We built it up, piece by piece. One on one. Two on two. Two on two with one jammer. Three on three with one jammer. Three on three with two jammers. Eventually, so predictably and yet so impossibly, the day came when we were ready to try four on four with two jammers …

… or, as it is more commonly known, roller derby.

They pulled on their pristine, sparkly helmet covers, which had just arrived in the mail and thus did not yet smell of sweat and fear. They lined up on the line, and I said “beep!” (we were not yet advanced enough to have a ref staff armed with real whistles), and off they went, around the track: game on.

Just like that, they were playing roller derby. They were rollergirls.

Don’t ask me what I expected. I imagine that people who spend months and months gestating a baby can relate. When it finally falls out into someone’s hands and screams for the first time in its life, I’m willing to bet that most people don’t think, Well, of course. Instead, I’d put my money on Holy shit, it’s a BABY!

I was no less astonished. Holy shit, it’s a derby league!

I can’t tell you how strange it has been to watch those lumbering, timid skaters develop to the point that any one of them could totally kick my ass. This must be what it’s like for parents whose children grow taller than they are, richer than they are, smarter than they are. It’s this strange mix of wistful jealousy and all-consuming pride, but mostly the latter.

If I had a wallet, it would be full of dozens of pictures like these (taken by the amazing David Vernon and used with permission), and I would point at each of them in turn while bragging about all of them to anyone who could listen, including innocent grocery-store patrons and anyone unlucky enough to share an airplane with me.

When we booked our first home game, we weren’t sure whether anyone would come. As coach of the entire league (which had split into teams), I couldn’t sit on one bench or the other, so I signed on as announcer, being the only person not already playing or reffing that night who understood the rules.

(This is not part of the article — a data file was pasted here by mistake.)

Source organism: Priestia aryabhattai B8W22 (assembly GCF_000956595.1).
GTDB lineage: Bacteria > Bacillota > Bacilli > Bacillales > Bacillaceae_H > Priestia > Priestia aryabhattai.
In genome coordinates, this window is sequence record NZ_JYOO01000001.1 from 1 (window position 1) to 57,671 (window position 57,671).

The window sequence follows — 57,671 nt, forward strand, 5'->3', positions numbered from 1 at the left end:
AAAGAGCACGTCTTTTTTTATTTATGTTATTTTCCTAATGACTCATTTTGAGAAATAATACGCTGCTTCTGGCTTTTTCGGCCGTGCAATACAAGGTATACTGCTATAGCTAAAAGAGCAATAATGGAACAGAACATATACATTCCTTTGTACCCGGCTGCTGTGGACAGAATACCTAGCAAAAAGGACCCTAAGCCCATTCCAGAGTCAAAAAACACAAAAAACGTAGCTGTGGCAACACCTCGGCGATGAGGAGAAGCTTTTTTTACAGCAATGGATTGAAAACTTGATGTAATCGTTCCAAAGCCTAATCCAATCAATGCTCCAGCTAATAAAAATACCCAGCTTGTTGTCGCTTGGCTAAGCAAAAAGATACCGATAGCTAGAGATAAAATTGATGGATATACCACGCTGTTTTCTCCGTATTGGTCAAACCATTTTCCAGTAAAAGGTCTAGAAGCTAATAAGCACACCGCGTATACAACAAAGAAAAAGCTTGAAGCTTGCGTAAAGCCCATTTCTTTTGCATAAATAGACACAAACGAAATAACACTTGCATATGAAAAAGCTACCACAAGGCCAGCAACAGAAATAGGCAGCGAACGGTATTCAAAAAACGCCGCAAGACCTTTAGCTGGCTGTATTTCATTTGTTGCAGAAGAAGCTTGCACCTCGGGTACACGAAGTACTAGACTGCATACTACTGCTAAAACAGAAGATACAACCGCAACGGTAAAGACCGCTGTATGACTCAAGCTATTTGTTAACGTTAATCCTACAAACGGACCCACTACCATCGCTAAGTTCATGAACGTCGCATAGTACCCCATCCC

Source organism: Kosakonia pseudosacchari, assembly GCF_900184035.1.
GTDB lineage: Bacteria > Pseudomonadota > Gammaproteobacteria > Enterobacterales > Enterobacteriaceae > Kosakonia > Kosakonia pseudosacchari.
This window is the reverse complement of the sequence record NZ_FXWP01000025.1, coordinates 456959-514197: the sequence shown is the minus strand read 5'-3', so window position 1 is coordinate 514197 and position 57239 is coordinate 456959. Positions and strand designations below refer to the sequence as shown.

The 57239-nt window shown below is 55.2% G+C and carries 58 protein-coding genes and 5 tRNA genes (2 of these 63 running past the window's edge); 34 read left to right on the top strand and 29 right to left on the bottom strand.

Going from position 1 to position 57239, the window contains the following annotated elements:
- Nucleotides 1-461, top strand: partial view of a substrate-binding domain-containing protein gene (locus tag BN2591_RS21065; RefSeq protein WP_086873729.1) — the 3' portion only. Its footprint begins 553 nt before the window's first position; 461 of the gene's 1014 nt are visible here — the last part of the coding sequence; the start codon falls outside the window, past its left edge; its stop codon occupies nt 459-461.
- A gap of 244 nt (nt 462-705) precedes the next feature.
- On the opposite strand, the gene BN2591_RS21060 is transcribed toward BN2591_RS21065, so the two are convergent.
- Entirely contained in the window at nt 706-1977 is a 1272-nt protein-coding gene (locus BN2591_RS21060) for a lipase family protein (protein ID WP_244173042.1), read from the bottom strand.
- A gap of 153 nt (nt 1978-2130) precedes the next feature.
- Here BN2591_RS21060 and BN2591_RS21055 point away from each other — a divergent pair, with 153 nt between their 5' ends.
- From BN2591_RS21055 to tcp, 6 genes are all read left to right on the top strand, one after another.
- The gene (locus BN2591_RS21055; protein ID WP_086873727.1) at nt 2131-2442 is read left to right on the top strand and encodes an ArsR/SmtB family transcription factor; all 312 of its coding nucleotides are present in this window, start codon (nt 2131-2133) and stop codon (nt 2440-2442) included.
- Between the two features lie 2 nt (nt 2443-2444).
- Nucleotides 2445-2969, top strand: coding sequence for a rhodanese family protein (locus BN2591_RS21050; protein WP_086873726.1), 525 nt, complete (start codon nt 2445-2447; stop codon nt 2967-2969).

The night before the game, we hammered our sport floor into place with rubber mallets until two in the morning. The day of the game, our scoreboard broke, we couldn’t find the key to the venue’s bathrooms, we bought way too many concessions, the track we had laid down wouldn’t stick to the floor, and I carried my toothbrush around in one hand for forty-five minutes as a barrage of questions kept me from managing to stop talking for long enough to actually use it. (You will be relieved to hear that I did get to use it eventually, even if I was interrupted by a few nervous dry-heavers.)

Right before the doors were scheduled to open to the public, I decided to steal a peek outside to see whether any brand-new roller derby fans had lined up yet.

When I stuck my head out the door, my ex-husband (who had not only shown up to support me, but had gotten one of the first spots in line) was hugging me before I had managed to close my gaping mouth. The line behind him wrapped all the way around the building and out of sight.

My hometown, that place I had originally dismissed as being too small to offer me anything of interest in my life, had completely sold out its first roller-derby bout.

Way far away, a hundred people back, a tiny squeaky person was waving her arms and jumping up and down. It was my mother, and I’m sure the surrounding crowd was amused at the sight of their microphone-clutching announcer jogging along the line to get a hug from her mommy.

“Can you believe this? Can you believe this?” she just kept saying as we danced around. I really couldn’t. I kind of still can’t.

Holy shit, you guys. It’s a derby league.